Predicting The Long-Term is Easier Than Predicting The Short-Term

14 November 2016 | by Sean Stannard-Stockton, CFA

One of the more counterintuitive things about forecasting the future is that long-term trends are generally easier than short-term trends to predict. The idea that it is easier to predict what will happen over the next five years than it is to predict what will happen next quarter is a key reason why long-term investing works better than short-term trading.

One concrete example of this dynamic at work is the fact that we all know that a forecast about the weather on this coming December 4th is just a guess, but we certainly feel comfortable with the idea that we can reliably predict what the average temperature will be in December 2020. This post from Nate Silver’s 538 discusses this phenomenon and shows how our ability to predict the weather in the short-term only extends out 3 to 5 days, while at the same time we have the ability to make accurate forecasts about global weather patterns that stretch years into the future.

Similarly, investors have no ability to predict what the market will do the next day or even the next year, but we can make reliable forecasts about what they market will do over the next couple of decades. Ben Carlson explored this concept earlier this year where he showed that rolling 30-year returns for the stock market have averaged about 11% a year with a standard deviation of just 5%. The worst 30-year return was just south of 8% a year for the 30-year period beginning at the top of the 1929 stock market bubble before the Great Depression. The best was a little less than 15%. The last 30-years have seen annual returns of just shy of 10%.

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Source: A Wealth of Common Sense

Sidenote: keep those long-term returns in mind when you hear people say that you should plan on low stock market returns in the future. Anyone suggesting that the stock market will return less than 8% a year over the next 30-years is actually saying that we’re in for the worst market of all time, worse than the 30-year periods that included World War II, the Great Depression, the Financial Crisis, the Dot Com Crash and the hyper-inflation of the 1970s.

But what about next year? Or even what about tomorrow? Investors have demonstrated zero ability to predict what the market will do in the short-term. For a real-time case study, see the unexpected market impact of the US presidential election results. The market could be up 30% in 2017 or down 30%. Or more in either direction. Or flat. It is impossible to say. But while long-term trends still have significant variability and investors must realize that just about anything can happen in the future, many long-term trends have a far more narrow range of likely outcomes than do short-term trends.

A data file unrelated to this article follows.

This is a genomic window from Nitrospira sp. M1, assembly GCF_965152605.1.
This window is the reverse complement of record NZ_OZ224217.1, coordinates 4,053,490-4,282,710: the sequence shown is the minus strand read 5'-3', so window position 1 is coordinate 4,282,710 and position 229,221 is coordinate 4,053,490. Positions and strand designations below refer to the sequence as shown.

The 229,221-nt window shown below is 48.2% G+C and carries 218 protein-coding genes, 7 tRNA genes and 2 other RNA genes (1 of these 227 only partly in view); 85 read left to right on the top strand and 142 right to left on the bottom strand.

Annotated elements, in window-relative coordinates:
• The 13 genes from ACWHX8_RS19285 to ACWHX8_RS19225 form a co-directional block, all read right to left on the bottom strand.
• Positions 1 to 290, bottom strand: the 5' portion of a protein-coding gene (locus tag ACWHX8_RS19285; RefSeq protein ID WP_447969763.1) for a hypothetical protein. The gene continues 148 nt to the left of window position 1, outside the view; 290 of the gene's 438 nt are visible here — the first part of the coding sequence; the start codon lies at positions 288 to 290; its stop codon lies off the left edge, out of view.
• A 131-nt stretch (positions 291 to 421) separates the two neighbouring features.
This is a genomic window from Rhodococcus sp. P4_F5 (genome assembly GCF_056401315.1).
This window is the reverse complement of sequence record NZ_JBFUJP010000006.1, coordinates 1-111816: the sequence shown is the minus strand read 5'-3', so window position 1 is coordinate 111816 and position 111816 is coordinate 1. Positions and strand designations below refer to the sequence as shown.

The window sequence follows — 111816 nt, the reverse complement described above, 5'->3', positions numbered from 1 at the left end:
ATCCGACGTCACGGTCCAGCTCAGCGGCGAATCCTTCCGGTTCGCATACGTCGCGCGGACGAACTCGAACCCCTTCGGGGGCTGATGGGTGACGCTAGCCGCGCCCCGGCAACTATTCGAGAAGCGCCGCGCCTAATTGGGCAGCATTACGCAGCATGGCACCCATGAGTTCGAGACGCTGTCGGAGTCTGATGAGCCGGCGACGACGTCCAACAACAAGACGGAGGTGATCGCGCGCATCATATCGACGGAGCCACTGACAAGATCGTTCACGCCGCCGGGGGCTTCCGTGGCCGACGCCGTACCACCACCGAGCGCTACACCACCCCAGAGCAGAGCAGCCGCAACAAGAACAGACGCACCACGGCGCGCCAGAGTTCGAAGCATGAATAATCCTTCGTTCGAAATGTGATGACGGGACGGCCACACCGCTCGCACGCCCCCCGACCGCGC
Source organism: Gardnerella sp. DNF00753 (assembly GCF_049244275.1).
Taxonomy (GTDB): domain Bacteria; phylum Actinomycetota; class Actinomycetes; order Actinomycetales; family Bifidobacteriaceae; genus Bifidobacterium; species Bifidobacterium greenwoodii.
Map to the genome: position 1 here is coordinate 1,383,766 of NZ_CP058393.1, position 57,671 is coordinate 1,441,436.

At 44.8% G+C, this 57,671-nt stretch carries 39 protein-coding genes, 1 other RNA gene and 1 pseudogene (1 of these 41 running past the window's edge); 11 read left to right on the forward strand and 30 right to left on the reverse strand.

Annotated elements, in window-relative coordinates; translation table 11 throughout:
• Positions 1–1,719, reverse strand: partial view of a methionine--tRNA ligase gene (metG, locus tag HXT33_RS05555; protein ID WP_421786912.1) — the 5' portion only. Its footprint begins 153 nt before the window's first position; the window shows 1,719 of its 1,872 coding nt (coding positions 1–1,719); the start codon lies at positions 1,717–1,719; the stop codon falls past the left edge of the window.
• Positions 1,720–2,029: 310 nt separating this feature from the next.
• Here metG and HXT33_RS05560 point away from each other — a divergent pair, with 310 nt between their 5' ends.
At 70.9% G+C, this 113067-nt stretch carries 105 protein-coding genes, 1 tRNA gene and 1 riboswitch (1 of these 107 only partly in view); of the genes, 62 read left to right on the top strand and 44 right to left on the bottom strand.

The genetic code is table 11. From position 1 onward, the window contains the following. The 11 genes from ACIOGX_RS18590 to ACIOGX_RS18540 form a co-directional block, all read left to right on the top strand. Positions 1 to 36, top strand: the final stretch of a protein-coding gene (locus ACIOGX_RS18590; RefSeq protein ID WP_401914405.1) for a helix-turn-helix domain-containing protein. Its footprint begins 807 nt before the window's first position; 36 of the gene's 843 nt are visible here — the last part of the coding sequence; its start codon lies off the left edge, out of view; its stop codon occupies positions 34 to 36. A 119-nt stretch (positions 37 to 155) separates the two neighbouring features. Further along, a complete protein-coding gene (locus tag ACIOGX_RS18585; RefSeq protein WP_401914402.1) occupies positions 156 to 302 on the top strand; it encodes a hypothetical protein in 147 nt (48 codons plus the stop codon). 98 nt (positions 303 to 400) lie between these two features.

The average mutual fund holds a stock for about a year before selling. That means that their decision-making process is focusing on short term (unpredictable) metrics. These sorts of investors/traders might call themselves long-term investors, ape the slogans of Warren Buffett and discuss their valuation discipline, but really they are just trying to guess how many iPhones Apple will sell this quarter, what the price of oil will be next quarter or, in the longest time frame, what hospital spending might be next year in light of potential changes to ObamaCare.

Long-term investing shouldn’t mean that you hold stocks for many years no matter what. It means that you make decisions based on long-term outlooks. How many iPhones can Apple sell over the next five years? What oil price is required over the next 10 years to stimulate enough oil production to meet demand? How will health care spending trend over the next two decades as our country grapples with how to restrain the #1 driver of Federal debt?

The reason focusing on these long-term trends is the right way to approach investing is not because long-term investing is somehow morally superior to short-term trading (we like to make money quickly rather than slowly, all else equal), but because these long-term trends are far more predictable than short-term trends.

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